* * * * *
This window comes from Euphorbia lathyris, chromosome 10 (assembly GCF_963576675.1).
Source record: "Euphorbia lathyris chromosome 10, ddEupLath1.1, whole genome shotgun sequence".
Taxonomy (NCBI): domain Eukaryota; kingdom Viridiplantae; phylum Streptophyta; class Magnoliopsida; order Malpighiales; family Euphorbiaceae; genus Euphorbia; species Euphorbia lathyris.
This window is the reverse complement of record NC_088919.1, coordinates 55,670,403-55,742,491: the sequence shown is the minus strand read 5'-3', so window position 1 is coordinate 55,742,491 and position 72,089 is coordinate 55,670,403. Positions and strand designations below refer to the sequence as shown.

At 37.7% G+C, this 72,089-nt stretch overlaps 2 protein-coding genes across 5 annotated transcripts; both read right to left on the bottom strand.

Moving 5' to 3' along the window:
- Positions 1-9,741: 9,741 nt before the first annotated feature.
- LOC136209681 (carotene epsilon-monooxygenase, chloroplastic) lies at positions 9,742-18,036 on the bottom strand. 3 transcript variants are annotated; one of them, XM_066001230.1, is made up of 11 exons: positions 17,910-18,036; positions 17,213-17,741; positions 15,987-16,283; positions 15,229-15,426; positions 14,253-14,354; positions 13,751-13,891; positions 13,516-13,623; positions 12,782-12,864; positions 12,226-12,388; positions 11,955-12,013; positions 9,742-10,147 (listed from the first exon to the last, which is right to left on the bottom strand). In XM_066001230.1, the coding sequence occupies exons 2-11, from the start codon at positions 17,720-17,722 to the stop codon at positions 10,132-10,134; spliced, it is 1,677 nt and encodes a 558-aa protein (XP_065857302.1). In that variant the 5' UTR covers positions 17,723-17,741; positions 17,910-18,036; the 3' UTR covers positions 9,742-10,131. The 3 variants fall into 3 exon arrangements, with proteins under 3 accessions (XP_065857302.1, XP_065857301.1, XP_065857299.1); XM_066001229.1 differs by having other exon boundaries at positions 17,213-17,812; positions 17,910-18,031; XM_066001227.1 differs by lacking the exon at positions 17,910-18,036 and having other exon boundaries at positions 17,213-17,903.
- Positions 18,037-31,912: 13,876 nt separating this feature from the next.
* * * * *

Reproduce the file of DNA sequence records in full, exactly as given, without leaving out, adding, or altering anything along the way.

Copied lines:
This window comes from Euphorbia lathyris, chromosome 10 (assembly GCF_963576675.1).
Source record: "Euphorbia lathyris chromosome 10, ddEupLath1.1, whole genome shotgun sequence".
Taxonomy (NCBI): domain Eukaryota; kingdom Viridiplantae; phylum Streptophyta; class Magnoliopsida; order Malpighiales; family Euphorbiaceae; genus Euphorbia; species Euphorbia lathyris.
This window is the reverse complement of record NC_088919.1, coordinates 55,670,403-55,742,491: the sequence shown is the minus strand read 5'-3', so window position 1 is coordinate 55,742,491 and position 72,089 is coordinate 55,670,403. Positions and strand designations below refer to the sequence as shown.

At 37.7% G+C, this 72,089-nt stretch overlaps 2 protein-coding genes across 5 annotated transcripts; both read right to left on the bottom strand.

Moving 5' to 3' along the window:
- Positions 1-9,741: 9,741 nt before the first annotated feature.
- LOC136209681 (carotene epsilon-monooxygenase, chloroplastic) lies at positions 9,742-18,036 on the bottom strand. 3 transcript variants are annotated; one of them, XM_066001230.1, is made up of 11 exons: positions 17,910-18,036; positions 17,213-17,741; positions 15,987-16,283; positions 15,229-15,426; positions 14,253-14,354; positions 13,751-13,891; positions 13,516-13,623; positions 12,782-12,864; positions 12,226-12,388; positions 11,955-12,013; positions 9,742-10,147 (listed from the first exon to the last, which is right to left on the bottom strand). In XM_066001230.1, the coding sequence occupies exons 2-11, from the start codon at positions 17,720-17,722 to the stop codon at positions 10,132-10,134; spliced, it is 1,677 nt and encodes a 558-aa protein (XP_065857302.1). In that variant the 5' UTR covers positions 17,723-17,741; positions 17,910-18,036; the 3' UTR covers positions 9,742-10,131. The 3 variants fall into 3 exon arrangements, with proteins under 3 accessions (XP_065857302.1, XP_065857301.1, XP_065857299.1); XM_066001229.1 differs by having other exon boundaries at positions 17,213-17,812; positions 17,910-18,031; XM_066001227.1 differs by lacking the exon at positions 17,910-18,036 and having other exon boundaries at positions 17,213-17,903.
- Positions 18,037-31,912: 13,876 nt separating this feature from the next.